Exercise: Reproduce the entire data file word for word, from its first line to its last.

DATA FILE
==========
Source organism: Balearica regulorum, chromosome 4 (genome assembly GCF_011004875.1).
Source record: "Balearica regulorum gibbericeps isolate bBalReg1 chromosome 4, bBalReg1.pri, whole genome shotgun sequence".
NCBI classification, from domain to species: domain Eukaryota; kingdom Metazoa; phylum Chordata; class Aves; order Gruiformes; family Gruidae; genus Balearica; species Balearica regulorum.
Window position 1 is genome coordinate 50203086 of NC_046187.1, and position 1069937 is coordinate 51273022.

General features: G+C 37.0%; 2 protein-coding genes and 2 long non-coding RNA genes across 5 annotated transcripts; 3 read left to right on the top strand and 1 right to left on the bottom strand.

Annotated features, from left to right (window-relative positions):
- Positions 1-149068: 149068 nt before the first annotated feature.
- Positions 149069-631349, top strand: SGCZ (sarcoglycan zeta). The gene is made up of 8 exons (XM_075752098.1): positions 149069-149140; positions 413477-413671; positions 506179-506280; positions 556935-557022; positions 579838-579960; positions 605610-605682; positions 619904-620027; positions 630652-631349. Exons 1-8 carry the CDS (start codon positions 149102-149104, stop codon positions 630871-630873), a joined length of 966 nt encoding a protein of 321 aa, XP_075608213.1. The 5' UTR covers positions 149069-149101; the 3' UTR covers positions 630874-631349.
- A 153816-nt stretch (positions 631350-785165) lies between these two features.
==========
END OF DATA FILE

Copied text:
Source organism: Balearica regulorum, chromosome 4 (genome assembly GCF_011004875.1).
Source record: "Balearica regulorum gibbericeps isolate bBalReg1 chromosome 4, bBalReg1.pri, whole genome shotgun sequence".
NCBI classification, from domain to species: domain Eukaryota; kingdom Metazoa; phylum Chordata; class Aves; order Gruiformes; family Gruidae; genus Balearica; species Balearica regulorum.
Window position 1 is genome coordinate 50203086 of NC_046187.1, and position 1069937 is coordinate 51273022.

General features: G+C 37.0%; 2 protein-coding genes and 2 long non-coding RNA genes across 5 annotated transcripts; 3 read left to right on the top strand and 1 right to left on the bottom strand.

Annotated features, from left to right (window-relative positions):
- Positions 1-149068: 149068 nt before the first annotated feature.
- Positions 149069-631349, top strand: SGCZ (sarcoglycan zeta). The gene is made up of 8 exons (XM_075752098.1): positions 149069-149140; positions 413477-413671; positions 506179-506280; positions 556935-557022; positions 579838-579960; positions 605610-605682; positions 619904-620027; positions 630652-631349. Exons 1-8 carry the CDS (start codon positions 149102-149104, stop codon positions 630871-630873), a joined length of 966 nt encoding a protein of 321 aa, XP_075608213.1. The 5' UTR covers positions 149069-149101; the 3' UTR covers positions 630874-631349.
- A 153816-nt stretch (positions 631350-785165) lies between these two features.